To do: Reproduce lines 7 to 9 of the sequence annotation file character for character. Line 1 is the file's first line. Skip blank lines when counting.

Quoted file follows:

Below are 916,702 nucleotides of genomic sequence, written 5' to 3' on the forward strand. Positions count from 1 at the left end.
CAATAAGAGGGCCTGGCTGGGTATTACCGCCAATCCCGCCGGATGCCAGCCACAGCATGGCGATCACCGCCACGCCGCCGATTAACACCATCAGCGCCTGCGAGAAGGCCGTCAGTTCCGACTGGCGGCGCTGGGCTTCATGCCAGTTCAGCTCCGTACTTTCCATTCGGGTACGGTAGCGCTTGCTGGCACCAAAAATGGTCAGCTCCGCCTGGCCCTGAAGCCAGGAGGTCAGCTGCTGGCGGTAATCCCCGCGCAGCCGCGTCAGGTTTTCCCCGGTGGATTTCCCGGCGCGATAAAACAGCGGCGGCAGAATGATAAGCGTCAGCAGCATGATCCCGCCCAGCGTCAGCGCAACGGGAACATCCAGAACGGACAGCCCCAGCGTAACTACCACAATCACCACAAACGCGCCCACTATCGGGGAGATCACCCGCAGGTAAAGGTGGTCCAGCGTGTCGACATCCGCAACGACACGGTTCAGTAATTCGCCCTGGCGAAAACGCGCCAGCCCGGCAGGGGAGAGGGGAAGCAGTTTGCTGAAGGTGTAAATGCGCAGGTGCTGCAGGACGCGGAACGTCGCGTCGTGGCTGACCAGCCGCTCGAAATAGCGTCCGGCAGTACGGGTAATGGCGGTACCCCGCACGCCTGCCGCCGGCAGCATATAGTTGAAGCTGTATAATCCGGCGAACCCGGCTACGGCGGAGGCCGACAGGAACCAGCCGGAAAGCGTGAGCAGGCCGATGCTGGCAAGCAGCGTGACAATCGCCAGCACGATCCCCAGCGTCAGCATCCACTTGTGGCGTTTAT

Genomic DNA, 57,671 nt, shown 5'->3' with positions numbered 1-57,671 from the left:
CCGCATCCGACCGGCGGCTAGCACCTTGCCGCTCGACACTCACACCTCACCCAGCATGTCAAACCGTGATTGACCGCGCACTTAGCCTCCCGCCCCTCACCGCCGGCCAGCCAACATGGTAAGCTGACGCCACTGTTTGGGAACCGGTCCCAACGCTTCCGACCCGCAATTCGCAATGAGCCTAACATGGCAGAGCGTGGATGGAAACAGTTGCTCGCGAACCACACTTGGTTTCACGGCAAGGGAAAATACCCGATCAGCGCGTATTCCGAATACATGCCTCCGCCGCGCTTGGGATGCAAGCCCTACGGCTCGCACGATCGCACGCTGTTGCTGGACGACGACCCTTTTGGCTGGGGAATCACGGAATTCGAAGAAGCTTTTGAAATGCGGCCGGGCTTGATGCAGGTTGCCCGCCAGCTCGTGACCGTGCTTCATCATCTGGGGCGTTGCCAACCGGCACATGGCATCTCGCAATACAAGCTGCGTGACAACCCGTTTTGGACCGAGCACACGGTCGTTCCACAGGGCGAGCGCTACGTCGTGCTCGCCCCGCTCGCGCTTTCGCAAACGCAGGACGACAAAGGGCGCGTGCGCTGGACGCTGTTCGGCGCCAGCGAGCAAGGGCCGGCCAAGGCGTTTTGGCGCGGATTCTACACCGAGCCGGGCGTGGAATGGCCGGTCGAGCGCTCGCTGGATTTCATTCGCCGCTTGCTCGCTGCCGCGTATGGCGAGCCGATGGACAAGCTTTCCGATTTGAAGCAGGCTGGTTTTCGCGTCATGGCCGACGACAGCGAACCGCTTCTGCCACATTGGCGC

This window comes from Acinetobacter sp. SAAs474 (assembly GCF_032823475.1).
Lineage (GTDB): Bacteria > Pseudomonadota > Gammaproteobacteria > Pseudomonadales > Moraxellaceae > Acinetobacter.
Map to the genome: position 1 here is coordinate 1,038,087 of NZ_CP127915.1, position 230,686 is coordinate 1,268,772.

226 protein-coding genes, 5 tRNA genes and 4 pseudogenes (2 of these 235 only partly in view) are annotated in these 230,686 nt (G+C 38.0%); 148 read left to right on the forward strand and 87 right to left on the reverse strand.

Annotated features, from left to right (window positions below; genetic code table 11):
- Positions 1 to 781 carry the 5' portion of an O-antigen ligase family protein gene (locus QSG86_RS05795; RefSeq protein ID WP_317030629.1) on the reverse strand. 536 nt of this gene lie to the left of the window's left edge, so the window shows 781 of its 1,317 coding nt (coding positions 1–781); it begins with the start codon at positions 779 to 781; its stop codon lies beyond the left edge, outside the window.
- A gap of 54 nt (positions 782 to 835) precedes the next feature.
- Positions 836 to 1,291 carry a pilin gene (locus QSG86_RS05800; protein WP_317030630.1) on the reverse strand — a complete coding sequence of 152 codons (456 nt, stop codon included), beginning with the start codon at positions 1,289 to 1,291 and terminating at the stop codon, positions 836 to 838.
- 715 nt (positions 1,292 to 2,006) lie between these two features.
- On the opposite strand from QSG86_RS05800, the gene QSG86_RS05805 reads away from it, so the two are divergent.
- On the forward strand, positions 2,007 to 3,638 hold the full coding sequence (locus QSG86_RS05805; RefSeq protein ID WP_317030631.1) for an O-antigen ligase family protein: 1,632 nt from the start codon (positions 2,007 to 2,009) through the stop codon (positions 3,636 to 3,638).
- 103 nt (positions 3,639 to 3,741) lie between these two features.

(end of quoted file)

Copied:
Map to the genome: position 1 here is coordinate 1,038,087 of NZ_CP127915.1, position 230,686 is coordinate 1,268,772.

226 protein-coding genes, 5 tRNA genes and 4 pseudogenes (2 of these 235 only partly in view) are annotated in these 230,686 nt (G+C 38.0%); 148 read left to right on the forward strand and 87 right to left on the reverse strand.

Annotated features, from left to right (window positions below; genetic code table 11):